After we collected the data for all 118 places with more than 5,000 people in Washington, we ranked each place from 1 to 118 for each of the criteria, with 1 being the poorest.
We then averaged all the rankings for a place into a ‘Poor Score’ with the place having the lowest overall Poor Score, Cheney, crowned the ‘Poorest Place In Washington For 2018’.
You can learn more about the top ten below or skip to the end to see the rankings for all 118 places.
Cheney, unfortunately, ranks as the poorest place in Washington thanks to combination of low pay and and a lack of jobs.
The city of 11,479 people averages the 2nd lowest median household income in Washington and the 2nd highest poverty rate. At the very least, the cost of living ranks in the bottom 15% of place in the state, so things like housing are relatively affordable.
The second poorest city in Washington is Pullman.
The city ranks as having the 1st highest incidence of poverty and 1st lowest median household income. However, the unemployment rate ‘only’ ranks as the 10th highest in the Evergreen State.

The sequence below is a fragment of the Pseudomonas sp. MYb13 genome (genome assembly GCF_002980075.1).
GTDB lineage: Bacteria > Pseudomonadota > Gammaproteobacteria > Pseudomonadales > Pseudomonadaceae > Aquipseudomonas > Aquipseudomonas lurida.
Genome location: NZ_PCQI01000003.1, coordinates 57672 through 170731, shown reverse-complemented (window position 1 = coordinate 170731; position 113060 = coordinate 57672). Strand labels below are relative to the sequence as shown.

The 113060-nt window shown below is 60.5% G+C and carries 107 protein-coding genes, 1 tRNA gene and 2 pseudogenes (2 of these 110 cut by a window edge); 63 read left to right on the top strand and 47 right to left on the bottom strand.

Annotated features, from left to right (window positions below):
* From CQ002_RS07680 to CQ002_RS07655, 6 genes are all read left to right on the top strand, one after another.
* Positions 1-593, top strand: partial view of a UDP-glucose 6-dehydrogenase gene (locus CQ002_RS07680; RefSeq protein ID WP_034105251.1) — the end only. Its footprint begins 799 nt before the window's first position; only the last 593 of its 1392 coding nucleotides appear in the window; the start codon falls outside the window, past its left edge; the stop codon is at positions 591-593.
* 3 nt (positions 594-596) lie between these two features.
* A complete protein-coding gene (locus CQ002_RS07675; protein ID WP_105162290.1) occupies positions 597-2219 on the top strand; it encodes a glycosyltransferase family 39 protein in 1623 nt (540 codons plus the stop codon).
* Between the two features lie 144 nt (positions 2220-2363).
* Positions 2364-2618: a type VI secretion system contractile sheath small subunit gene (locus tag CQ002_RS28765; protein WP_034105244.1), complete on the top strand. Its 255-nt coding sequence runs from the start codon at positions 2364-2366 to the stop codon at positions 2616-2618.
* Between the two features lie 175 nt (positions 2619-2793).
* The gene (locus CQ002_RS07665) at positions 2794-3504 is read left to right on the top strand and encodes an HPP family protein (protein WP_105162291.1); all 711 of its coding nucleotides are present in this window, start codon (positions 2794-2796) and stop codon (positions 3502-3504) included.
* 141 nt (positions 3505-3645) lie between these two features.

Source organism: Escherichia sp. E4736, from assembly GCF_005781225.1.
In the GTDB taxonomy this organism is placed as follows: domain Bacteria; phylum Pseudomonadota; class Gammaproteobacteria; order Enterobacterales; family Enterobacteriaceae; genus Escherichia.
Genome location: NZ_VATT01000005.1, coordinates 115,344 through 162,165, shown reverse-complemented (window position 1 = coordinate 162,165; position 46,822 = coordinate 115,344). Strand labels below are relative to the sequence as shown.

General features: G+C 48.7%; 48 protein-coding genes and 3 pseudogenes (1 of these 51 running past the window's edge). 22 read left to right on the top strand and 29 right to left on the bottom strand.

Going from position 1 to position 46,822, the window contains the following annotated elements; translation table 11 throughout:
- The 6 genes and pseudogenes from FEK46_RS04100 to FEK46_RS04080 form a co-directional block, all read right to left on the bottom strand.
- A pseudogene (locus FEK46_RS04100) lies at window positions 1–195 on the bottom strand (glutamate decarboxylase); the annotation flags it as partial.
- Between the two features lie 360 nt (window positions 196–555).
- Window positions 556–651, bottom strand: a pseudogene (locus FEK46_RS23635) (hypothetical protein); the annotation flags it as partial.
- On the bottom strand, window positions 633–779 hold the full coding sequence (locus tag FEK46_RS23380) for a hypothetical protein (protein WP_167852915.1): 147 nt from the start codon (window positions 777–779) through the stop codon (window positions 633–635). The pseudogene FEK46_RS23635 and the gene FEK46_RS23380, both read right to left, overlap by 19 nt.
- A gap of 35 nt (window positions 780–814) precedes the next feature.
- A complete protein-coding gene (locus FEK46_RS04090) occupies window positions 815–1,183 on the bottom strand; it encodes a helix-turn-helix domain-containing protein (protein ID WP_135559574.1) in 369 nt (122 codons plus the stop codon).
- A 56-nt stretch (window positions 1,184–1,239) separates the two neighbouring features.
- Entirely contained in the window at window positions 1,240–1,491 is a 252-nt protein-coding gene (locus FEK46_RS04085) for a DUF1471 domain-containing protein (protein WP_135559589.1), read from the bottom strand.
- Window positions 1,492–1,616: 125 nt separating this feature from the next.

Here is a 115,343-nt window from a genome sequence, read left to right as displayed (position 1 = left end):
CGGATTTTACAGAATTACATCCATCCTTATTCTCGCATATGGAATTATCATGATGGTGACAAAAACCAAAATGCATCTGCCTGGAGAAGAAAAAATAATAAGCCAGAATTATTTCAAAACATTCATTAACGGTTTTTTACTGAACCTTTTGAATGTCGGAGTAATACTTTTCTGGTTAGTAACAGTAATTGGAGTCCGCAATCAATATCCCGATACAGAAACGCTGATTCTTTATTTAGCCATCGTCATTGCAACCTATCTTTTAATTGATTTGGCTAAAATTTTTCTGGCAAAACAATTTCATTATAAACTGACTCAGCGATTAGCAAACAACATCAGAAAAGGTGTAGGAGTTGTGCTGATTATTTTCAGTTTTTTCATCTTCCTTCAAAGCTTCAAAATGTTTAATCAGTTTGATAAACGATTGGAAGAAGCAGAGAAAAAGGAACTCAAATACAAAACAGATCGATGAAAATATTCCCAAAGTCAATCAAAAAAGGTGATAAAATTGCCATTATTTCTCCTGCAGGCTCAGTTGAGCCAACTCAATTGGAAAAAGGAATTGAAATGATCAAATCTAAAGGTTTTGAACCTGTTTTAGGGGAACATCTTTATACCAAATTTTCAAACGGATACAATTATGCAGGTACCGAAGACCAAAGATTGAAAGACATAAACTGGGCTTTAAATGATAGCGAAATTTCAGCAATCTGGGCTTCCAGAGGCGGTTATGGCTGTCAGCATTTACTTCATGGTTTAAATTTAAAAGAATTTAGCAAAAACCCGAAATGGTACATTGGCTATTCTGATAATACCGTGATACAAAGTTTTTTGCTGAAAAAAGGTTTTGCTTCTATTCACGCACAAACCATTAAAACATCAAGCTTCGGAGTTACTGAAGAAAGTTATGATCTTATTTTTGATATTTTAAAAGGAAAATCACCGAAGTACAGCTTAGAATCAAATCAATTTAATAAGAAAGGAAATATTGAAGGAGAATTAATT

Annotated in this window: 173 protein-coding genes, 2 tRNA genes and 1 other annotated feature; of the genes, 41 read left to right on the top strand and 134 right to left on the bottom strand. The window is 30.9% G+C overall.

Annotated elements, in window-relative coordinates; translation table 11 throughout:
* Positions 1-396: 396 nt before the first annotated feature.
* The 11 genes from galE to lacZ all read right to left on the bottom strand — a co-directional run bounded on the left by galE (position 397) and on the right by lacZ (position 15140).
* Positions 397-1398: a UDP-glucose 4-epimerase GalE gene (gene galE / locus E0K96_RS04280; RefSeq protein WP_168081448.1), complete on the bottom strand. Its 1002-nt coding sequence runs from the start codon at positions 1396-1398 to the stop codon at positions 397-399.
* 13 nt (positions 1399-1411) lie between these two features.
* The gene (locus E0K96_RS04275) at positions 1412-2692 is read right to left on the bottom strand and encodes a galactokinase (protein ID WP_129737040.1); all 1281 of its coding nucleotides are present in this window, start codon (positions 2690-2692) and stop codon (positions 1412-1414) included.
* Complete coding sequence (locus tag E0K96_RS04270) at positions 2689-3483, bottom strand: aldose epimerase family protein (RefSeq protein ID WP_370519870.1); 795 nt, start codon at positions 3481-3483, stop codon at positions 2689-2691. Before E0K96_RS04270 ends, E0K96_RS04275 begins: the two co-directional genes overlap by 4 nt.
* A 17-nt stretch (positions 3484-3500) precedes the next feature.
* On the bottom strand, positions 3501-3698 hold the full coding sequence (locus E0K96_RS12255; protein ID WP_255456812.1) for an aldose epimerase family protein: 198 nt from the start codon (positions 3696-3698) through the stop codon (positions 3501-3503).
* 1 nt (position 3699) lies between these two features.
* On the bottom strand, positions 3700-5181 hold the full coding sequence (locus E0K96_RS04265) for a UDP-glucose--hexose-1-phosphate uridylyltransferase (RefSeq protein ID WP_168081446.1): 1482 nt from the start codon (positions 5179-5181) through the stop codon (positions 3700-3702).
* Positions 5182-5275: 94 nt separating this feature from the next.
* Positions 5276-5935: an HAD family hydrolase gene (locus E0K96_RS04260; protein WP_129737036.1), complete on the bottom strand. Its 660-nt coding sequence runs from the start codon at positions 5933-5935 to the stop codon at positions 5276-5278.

Placing as the third poorest city, Wapato’s median income ranks as the 5th lowest.
And that’s a sign that there’s a relatively substantial jump in the quality of the economy from second to third place on our list. The poverty rate is 36.0% and ranks near the bottom of places in the state.
But what makes up for the relatively low incomes of the city is its low cost of living. The income you do make here goes further than in most parts of the Evergreen State.
Kelso ranks as the fourth poorest place in Washington.
The town ranks as having the 7th lowest median household income and the 6th highest incidence of poverty in the state.
That being said, there’s still a ton of cultural diversity in the city as it hosts many events throughout the year.
The fifth poorest city in Washington is Grandview.
The city ranks as having the 16th lowest median income in the state. However, an extremely low cost of living prevents a good number of folks from living in poverty as the poverty rate only ranks as the 14th highest in Washington.
Still not the best news for Grandview.
Toppenish ranks as the sixth poorest place in the Evergreen State.
It ranks as having the 5th highest incidence of poverty and the 20th highest unemployment rate.
Longview places as the seventh poorest city in Washington.